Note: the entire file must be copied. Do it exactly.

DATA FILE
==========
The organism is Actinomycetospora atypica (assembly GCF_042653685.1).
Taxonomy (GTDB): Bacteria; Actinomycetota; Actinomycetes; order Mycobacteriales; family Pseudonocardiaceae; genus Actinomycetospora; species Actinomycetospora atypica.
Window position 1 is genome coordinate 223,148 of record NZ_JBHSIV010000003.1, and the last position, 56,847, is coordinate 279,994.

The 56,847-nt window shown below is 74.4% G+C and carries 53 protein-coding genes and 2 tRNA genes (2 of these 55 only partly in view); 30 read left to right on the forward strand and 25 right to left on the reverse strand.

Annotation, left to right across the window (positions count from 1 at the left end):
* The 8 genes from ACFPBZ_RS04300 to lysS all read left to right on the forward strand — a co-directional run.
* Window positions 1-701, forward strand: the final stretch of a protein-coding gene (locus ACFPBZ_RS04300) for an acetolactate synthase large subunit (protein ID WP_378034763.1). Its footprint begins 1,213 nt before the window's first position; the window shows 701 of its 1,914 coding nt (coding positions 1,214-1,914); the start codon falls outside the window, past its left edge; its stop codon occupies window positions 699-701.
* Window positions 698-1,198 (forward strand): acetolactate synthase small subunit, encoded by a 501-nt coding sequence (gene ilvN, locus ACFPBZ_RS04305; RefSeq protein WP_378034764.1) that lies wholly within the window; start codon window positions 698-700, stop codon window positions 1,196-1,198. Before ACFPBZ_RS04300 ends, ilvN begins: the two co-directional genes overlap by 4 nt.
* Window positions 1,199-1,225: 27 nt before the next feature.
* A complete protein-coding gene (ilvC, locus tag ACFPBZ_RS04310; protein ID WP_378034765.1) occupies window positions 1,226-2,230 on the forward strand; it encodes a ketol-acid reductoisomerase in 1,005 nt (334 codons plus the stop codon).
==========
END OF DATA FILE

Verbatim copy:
The organism is Actinomycetospora atypica (assembly GCF_042653685.1).
Taxonomy (GTDB): Bacteria; Actinomycetota; Actinomycetes; order Mycobacteriales; family Pseudonocardiaceae; genus Actinomycetospora; species Actinomycetospora atypica.
Window position 1 is genome coordinate 223,148 of record NZ_JBHSIV010000003.1, and the last position, 56,847, is coordinate 279,994.

The 56,847-nt window shown below is 74.4% G+C and carries 53 protein-coding genes and 2 tRNA genes (2 of these 55 only partly in view); 30 read left to right on the forward strand and 25 right to left on the reverse strand.

Annotation, left to right across the window (positions count from 1 at the left end):
* The 8 genes from ACFPBZ_RS04300 to lysS all read left to right on the forward strand — a co-directional run.
* Window positions 1-701, forward strand: the final stretch of a protein-coding gene (locus ACFPBZ_RS04300) for an acetolactate synthase large subunit (protein ID WP_378034763.1). Its footprint begins 1,213 nt before the window's first position; the window shows 701 of its 1,914 coding nt (coding positions 1,214-1,914); the start codon falls outside the window, past its left edge; its stop codon occupies window positions 699-701.
* Window positions 698-1,198 (forward strand): acetolactate synthase small subunit, encoded by a 501-nt coding sequence (gene ilvN, locus ACFPBZ_RS04305; RefSeq protein WP_378034764.1) that lies wholly within the window; start codon window positions 698-700, stop codon window positions 1,196-1,198. Before ACFPBZ_RS04300 ends, ilvN begins: the two co-directional genes overlap by 4 nt.
* Window positions 1,199-1,225: 27 nt before the next feature.
* A complete protein-coding gene (ilvC, locus tag ACFPBZ_RS04310; protein ID WP_378034765.1) occupies window positions 1,226-2,230 on the forward strand; it encodes a ketol-acid reductoisomerase in 1,005 nt (334 codons plus the stop codon).